Thursday, January 17, 2013

The Middle East Media Sampler 1/17/2013: Hagel's Meager 42% Approval Is Deserved

From DG:
1) The "narrow" discussion over Israel 

At the left wing Washington Post blog, Plum Line, Jamelle Bouie wrote How Hagel underscores the narrowness of discussion over Israel.
It's wrong to say "Jewish lobby"—not all Israelis are Jewish, and not all Jews support Israeli policy—but the basic idea is sound. Hagel sees himself as responsible for the interests of the United States. Sometimes those intersect with the interests of Israel, and sometimes they don't.
Yet discussion around Israel is so narrow that this was enough to cause problems for his nomination. Which is to say that if there's anything good about Hagel's nomination, it's that if he's confirmed, he might be able to widen the scope of our discussion around Israel. That doesn't seem like much, but given the nature of the opposition inspired by Hagel's mild dissent, it's a bigger step than it looks.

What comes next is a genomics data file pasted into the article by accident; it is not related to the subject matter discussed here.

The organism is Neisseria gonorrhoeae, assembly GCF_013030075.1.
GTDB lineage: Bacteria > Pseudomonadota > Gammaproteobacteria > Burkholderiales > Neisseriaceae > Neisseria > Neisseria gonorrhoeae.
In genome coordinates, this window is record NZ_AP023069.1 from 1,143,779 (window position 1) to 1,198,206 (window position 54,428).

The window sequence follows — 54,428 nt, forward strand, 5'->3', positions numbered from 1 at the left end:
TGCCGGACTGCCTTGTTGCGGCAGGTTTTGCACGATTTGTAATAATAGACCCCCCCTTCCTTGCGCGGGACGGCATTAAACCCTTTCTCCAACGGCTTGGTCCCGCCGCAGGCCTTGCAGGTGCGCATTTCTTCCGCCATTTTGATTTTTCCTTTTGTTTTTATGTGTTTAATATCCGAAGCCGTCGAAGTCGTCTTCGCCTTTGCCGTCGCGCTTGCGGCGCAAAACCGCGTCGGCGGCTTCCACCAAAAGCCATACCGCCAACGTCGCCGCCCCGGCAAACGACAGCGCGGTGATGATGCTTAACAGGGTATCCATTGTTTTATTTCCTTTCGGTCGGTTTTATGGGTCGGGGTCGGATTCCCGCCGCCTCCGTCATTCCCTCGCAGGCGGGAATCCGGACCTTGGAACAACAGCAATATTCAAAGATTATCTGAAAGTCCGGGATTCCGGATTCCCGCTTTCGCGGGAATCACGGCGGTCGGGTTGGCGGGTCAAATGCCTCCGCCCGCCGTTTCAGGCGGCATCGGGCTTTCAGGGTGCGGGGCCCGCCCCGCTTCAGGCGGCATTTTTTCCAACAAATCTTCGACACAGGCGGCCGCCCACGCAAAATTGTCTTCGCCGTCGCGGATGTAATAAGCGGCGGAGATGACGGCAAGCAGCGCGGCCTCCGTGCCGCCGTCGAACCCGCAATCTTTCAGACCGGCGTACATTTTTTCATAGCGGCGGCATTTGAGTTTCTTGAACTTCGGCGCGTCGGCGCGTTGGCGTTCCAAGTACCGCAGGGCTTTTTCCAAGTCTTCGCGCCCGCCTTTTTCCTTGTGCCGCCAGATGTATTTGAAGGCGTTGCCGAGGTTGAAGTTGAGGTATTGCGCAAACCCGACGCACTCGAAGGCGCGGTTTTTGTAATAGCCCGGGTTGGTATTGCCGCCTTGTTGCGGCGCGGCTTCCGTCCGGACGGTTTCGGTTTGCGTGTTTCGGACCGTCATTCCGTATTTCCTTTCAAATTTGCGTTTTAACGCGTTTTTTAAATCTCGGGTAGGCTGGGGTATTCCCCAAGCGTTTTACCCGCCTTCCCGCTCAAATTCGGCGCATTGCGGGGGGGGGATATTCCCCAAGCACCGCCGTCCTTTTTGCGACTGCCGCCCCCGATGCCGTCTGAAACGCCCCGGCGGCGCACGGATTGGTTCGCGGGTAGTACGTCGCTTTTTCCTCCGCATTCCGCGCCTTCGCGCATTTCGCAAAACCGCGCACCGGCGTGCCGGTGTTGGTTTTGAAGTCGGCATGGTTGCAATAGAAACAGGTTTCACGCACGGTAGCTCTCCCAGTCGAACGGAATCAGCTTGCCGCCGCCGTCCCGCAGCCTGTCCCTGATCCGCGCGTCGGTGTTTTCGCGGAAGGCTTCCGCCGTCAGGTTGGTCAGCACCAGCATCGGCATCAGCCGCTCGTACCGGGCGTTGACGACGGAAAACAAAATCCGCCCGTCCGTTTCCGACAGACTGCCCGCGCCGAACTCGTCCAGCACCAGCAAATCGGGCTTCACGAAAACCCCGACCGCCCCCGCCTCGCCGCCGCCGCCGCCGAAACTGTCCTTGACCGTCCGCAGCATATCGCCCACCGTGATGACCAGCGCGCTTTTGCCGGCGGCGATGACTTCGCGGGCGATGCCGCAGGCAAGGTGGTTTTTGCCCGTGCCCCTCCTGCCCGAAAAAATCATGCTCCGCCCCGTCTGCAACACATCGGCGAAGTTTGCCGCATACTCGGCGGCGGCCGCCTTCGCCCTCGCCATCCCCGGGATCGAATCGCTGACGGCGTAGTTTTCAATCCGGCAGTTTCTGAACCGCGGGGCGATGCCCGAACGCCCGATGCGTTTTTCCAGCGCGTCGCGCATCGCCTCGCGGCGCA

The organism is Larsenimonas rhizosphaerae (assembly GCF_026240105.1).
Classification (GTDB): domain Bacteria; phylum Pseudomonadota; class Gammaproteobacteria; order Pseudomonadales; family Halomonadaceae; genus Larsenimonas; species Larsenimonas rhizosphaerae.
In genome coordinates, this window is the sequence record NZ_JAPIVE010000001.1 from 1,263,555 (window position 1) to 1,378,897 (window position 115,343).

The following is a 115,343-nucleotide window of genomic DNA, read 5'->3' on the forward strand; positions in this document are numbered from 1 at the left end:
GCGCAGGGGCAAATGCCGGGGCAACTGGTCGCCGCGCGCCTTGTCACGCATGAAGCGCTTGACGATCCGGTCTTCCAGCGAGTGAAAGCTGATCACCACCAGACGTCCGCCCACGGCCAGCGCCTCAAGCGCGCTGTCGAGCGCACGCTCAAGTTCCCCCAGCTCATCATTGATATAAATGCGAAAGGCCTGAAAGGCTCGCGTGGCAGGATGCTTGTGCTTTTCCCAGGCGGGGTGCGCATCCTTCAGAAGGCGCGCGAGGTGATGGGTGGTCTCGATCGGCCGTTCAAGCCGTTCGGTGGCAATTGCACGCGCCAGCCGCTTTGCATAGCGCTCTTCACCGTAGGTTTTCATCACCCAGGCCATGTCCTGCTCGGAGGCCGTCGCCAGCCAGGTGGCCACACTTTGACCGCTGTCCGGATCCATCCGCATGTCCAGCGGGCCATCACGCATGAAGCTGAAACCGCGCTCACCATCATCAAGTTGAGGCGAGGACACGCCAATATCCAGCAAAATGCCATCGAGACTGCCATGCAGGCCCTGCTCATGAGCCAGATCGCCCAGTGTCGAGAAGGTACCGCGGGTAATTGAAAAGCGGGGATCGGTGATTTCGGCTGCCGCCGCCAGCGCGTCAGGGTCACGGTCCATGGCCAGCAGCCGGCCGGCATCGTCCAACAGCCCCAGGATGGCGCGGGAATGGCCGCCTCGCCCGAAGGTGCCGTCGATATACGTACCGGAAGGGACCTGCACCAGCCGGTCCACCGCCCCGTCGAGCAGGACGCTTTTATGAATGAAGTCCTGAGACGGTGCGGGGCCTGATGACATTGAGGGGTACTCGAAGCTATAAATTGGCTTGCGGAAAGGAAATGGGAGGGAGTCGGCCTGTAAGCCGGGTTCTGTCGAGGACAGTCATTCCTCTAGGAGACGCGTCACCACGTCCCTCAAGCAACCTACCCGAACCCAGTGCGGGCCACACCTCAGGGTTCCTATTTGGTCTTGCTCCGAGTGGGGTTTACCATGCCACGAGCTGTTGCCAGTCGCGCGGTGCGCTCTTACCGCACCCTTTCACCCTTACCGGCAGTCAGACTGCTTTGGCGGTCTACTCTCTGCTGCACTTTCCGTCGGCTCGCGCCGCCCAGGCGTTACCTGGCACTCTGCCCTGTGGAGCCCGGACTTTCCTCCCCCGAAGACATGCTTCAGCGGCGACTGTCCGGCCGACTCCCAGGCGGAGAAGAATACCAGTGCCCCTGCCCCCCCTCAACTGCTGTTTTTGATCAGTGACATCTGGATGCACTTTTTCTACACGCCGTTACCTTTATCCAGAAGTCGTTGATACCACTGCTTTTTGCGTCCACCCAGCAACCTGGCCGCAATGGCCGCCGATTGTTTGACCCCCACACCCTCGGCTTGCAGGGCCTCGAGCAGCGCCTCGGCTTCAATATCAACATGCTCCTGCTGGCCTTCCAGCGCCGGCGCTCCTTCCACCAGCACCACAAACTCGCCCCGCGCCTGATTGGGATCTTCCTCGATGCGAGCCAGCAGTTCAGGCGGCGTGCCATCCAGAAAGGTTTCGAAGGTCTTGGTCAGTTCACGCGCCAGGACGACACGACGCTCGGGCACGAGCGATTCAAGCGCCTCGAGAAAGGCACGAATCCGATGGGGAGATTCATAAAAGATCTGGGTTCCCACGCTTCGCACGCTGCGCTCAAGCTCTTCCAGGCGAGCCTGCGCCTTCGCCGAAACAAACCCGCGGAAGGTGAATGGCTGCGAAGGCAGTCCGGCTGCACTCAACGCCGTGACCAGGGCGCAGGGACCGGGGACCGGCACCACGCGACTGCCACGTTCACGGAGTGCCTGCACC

Of course, this isn't the only reason that Hagel's critics are concerned with his views. But Bouie misses an important point. The "Jewish lobby" comment wasn't offensive because it was technically wrong, but because it echoed an offensive canard. George Will suggests a number of questions that senators ought to ask Hagel in his confirmation hearings. Two related questions are:
Did you refuse to sign a 2006 letter urging the European Union to declare Hezbollah a terrorist organization because you consider that designation inaccurate? From your 2009 endorsement of U.S. negotiations with Hamas, can we conclude that you oppose the policy of not negotiating with terrorists?